Huntington Bay is an incorporated village now,
a conglomerate of ballot-casting investors
who have never seen Camden,
never been to Brooklyn.
Where we eat our organ meats and root vegetables.
Some are family farmers, lone carpenters,
left to figure the lost folk dances.
The mechanic and deckhand are ancestors
we find a way to weave together,
draymen are truckers, the children are athletes,
the president - no one knows what the president is.
Staying with local tunes
when we go to a small potluck dinner,
there's a song we sing when your son or your mom
is in the hospital, a reel for the end of winter.
Few of us know a long waltz called "Moving the School."
We ask the children to learn the twisting leaps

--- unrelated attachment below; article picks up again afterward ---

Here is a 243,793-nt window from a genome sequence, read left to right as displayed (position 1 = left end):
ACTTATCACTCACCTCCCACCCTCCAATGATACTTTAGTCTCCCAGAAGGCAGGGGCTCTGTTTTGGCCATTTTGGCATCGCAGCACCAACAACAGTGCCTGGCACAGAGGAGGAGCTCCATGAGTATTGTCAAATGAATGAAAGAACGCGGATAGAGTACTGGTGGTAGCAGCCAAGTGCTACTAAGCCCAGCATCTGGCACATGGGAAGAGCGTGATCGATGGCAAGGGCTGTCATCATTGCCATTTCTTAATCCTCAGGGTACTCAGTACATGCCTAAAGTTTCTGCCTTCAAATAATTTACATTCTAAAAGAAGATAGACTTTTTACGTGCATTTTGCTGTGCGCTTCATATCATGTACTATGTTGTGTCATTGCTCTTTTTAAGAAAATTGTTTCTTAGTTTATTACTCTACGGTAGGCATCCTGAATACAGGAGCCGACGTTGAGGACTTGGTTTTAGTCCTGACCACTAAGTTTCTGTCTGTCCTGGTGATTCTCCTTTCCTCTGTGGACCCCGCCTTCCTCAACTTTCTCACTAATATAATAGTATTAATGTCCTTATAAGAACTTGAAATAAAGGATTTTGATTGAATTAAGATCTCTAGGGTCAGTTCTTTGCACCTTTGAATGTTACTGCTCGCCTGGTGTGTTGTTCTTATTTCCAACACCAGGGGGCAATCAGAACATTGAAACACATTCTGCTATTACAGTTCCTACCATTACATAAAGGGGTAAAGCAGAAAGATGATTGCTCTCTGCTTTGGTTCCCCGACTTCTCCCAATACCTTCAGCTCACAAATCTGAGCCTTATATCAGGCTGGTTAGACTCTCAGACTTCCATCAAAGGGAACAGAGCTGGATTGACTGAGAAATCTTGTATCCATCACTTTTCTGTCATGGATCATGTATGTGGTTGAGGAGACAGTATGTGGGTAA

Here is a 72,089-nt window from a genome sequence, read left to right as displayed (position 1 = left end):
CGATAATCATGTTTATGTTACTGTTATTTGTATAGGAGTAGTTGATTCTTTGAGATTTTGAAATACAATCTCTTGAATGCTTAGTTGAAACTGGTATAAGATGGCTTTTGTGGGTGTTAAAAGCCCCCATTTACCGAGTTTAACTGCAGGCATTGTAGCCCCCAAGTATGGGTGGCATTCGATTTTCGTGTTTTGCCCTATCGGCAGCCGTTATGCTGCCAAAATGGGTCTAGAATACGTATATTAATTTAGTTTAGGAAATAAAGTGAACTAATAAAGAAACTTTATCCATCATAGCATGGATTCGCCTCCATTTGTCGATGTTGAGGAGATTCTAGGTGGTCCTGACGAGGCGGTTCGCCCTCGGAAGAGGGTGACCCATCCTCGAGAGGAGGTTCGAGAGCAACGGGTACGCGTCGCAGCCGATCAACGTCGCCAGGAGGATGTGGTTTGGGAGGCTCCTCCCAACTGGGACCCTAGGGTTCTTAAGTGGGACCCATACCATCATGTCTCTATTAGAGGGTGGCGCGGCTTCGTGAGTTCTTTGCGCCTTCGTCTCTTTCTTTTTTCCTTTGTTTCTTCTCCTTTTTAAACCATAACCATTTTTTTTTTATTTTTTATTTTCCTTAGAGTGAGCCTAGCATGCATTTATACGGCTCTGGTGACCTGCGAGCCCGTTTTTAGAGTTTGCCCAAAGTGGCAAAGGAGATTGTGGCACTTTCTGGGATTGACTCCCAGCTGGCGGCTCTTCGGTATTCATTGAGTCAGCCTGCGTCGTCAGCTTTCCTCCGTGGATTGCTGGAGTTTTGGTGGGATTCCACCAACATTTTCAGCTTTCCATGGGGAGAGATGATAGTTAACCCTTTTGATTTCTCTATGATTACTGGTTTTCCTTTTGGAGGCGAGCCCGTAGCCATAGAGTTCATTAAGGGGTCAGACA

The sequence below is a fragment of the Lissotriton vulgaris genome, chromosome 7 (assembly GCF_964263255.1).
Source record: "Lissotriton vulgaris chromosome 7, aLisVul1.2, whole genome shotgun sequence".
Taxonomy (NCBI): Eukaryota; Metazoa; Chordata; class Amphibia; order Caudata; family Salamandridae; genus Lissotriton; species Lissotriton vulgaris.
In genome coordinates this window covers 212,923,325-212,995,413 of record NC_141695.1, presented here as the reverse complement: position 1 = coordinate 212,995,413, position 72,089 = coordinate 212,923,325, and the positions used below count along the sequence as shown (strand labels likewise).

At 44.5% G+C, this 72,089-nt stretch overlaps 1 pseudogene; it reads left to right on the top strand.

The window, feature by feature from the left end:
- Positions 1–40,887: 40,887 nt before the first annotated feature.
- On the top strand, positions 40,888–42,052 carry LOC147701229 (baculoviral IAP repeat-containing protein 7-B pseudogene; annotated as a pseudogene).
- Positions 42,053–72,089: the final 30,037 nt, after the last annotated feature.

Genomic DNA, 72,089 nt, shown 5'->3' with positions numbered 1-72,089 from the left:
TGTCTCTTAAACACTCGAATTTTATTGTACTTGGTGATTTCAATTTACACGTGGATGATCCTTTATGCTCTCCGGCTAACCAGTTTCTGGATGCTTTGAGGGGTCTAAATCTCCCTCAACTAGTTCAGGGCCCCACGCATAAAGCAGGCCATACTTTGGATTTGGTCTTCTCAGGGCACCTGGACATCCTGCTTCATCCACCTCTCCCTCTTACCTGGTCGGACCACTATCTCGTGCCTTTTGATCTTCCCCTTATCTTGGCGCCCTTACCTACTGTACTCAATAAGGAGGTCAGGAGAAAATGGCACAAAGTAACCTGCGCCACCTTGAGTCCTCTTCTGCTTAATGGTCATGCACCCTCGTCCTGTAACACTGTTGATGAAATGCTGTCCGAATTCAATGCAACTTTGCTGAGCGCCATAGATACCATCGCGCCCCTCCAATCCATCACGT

needed for Main Street staying alive.
We look for those who aren't too busy
to sing with us "Keeping in Touch
with Those Who are Out of Town."
We'll show whoever else needs it
how to keep fruit fresh for the picnic,
or an old rendition of "Decent cup o' Joe,"
or how to get to the grocery in the snow.
These are the dances we know.
And at holiday parties
we laugh about the jet packs that we don't have,
and how computers are going to take our jobs
as post-bellum shoemakers or hatters.
We laugh as we sing and steer,
dance and wrench, sew, wash, stow and carry on,
each singing what belongs to everyone else.